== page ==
The Case Against the IPCC and Proponents of Dangerous Anthropological Global Warmingby Jonathan DuHamel on Mar. 06, 2012, under Climate change
In my posts on climate change, I have tried to present evidence that natural variation explains most, if not all, climate changes we have experienced. That, of course, has produced many comments and arguments from proponents of anthropogenic global warming: those who contend that our carbon dioxide emissions, mostly from burning fossil fuels, are the principle cause of recent warming and that the warming is dangerous. I disagree with that contention.
Dr. S. Fred Singer, writing in American Thinker, has an essay titled “Climate Deniers Are Giving Us Skeptics a Bad Name.” In that article, Dr. Singer takes both “warmistas” as he calls AGW proponents, and “deniers” to task. Below, I reproduce the portion of the essay where Dr. Singer takes on the IPCC and warmistas. You can read the entire essay and comments here.
For those who don’t know: Dr. S. Fred Singer is professor emeritus at the University of Virginia and director of the Science & Environmental Policy Project, specializing in climate science and energy policy. “An expert in remote sensing and satellites, he served as the founding director of the US Weather Satellite Service and, more recently, as vice chair of the US National Advisory Committee on Oceans & Atmosphere.” He is also a member of the Heartland Institute.
Dr. Singer writes:
The warmistas, generally speaking, populate the U.N.’s IPCC (Intergovernmental Panel on Climate Change) and subscribe to its conclusion that most of the temperature increase of the last century is due to carbon-dioxide emissions produced by the use of fossil fuels. At any rate, this is the conclusion of the most recent IPCC report, the fourth in a series, published in 2007. Since I am an Expert Reviewer of IPCC, I’ve had an opportunity to review part of the 5th Assessment Report, due in 2013. Without revealing deep secrets, I can say that the AR5 uses essentially the same argument and evidence as AR4 — so let me discuss this “evidence” in some detail.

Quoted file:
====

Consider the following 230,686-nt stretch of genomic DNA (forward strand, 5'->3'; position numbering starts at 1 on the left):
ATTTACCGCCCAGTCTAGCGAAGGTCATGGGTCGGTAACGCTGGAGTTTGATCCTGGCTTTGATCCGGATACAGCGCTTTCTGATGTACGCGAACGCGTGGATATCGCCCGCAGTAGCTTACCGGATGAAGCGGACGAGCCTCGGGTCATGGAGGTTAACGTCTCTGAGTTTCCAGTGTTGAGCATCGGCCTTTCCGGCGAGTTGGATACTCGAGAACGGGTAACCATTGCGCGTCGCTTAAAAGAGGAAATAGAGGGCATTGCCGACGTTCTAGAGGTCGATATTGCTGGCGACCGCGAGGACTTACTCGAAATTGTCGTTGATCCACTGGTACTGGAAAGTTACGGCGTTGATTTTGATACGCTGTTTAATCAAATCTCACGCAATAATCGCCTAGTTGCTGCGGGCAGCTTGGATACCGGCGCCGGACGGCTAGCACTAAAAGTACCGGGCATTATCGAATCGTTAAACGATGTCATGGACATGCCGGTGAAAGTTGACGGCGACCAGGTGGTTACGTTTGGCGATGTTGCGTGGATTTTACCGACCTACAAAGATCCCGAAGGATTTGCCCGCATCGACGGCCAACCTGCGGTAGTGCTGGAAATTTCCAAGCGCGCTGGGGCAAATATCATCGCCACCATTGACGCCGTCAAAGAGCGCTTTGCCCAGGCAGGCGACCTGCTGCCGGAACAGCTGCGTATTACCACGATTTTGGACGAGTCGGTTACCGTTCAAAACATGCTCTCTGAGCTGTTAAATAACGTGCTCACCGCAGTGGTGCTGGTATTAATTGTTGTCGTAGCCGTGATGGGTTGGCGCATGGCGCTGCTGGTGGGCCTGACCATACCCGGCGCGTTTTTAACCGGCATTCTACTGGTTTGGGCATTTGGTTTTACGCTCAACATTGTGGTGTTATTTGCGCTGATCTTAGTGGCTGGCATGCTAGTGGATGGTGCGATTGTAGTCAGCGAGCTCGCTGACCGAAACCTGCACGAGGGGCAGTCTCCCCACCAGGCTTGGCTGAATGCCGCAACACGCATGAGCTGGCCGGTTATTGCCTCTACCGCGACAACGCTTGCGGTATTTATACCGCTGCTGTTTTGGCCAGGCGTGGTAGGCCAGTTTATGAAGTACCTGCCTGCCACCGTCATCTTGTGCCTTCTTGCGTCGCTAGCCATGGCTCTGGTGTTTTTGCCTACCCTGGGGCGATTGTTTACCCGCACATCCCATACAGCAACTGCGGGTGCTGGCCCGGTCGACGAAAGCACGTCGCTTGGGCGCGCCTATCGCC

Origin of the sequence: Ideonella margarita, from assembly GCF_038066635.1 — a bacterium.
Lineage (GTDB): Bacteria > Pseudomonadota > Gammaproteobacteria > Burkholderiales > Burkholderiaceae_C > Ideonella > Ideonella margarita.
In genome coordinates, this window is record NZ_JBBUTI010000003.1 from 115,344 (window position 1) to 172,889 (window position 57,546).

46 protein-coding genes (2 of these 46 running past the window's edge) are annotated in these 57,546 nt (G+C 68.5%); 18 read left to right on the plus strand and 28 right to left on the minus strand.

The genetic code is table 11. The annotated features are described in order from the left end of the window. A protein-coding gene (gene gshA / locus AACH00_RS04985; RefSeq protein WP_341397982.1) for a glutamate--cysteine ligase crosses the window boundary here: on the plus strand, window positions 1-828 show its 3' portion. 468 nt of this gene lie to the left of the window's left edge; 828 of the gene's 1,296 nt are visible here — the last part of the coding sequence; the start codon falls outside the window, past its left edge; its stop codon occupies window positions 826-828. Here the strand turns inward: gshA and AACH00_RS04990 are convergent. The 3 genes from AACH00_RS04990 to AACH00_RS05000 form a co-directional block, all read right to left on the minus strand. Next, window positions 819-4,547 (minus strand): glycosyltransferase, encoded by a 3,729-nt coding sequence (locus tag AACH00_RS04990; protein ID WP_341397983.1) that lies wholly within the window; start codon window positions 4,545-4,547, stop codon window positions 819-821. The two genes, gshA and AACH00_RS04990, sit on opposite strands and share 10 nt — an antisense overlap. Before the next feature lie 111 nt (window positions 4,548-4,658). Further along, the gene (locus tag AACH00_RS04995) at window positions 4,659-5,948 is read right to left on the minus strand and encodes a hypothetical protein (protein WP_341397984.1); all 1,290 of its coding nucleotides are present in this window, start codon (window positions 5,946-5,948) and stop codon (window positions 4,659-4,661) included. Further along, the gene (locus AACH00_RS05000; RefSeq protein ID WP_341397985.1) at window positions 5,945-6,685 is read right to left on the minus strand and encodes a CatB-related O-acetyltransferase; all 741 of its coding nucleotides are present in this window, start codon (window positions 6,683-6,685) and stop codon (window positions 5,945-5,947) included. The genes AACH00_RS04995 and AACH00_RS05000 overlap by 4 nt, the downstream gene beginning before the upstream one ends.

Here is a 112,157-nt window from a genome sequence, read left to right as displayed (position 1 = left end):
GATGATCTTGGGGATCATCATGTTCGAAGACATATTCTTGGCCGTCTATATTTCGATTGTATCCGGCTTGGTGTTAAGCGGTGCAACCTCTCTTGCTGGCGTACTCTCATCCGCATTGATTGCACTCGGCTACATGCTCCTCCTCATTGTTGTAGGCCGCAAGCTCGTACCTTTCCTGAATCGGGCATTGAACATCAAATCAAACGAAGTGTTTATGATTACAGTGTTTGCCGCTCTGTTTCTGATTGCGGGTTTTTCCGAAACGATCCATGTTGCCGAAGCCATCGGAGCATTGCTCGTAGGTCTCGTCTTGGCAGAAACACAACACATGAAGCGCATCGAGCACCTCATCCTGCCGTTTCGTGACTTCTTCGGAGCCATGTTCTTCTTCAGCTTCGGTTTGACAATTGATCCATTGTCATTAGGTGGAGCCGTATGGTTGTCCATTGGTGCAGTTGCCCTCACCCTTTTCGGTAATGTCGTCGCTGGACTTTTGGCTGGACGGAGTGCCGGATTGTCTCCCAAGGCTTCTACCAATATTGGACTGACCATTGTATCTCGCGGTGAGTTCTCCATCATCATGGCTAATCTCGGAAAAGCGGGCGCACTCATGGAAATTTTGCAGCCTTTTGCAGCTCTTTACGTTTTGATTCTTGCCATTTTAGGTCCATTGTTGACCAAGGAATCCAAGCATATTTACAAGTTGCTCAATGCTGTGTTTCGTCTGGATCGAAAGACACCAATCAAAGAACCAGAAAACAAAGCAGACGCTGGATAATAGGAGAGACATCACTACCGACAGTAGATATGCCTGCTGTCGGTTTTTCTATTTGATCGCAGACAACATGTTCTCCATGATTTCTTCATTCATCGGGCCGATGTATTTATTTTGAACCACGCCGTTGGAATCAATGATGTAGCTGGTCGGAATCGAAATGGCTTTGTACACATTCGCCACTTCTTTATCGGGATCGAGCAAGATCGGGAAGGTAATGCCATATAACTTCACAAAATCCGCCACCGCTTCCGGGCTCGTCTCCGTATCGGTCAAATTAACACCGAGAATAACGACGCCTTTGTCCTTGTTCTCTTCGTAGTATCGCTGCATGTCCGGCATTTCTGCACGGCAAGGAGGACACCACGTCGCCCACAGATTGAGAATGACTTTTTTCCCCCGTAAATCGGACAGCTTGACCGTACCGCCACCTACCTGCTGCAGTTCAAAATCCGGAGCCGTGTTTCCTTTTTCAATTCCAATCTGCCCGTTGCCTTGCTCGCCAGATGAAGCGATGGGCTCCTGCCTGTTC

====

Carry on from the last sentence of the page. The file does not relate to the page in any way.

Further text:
IPCC-AR4 uses only the global surface temperature (GST) record. It exhibits a rapid rise in 1910-1940, a slight decline in 1940-1975, a sharp “jump” around 1976-77 — and then a steady increase up to 2000 (except for the temperature “spike” of the 1998 Super-El Niño). No increase is seen after about 2001.
Most everyone seems to agree that this earlier increase (1910-1940) is caused by natural forces whose nature the IPCC does not specify. Clearly, the decline of 1940-1975 does not fit the picture of an increasing level of carbon dioxide, nor do the “jump” and “spike.” So the IPCC uses the increase between 1978 and 2000 as evidence for human (anthropogenic) global warming (AGW).
Their argument is somewhat strained, and their evidence is questionable. They claim that their models simulating the temperature history of the 20th century show no warming between 1970 and 2000 — when they omit the warming effect of the steady, slow CO2 increase. But once they add the CO2 increase into the models, they claim good agreement with the reported global surface temperature record. Ergo evidence for AGW.
There are three things wrong with the IPCC argument. It depends very much on detailed and somewhat arbitrary choices of model inputs — e.g., the properties and effects of atmospheric aerosols, and their temporal and geographic distribution. It also makes arbitrary assumptions about clouds and water vapor, which produce the most important greenhouse forcings. One might therefore say that the IPCC’s evidence is nothing more than an exercise in curve-fitting. According to physicist Freeman Dyson, the famous mathematician John von Neumann stated: “Give me four adjustable parameters and I can fit an elephant. Give me one more, and I can make his trunk wiggle.”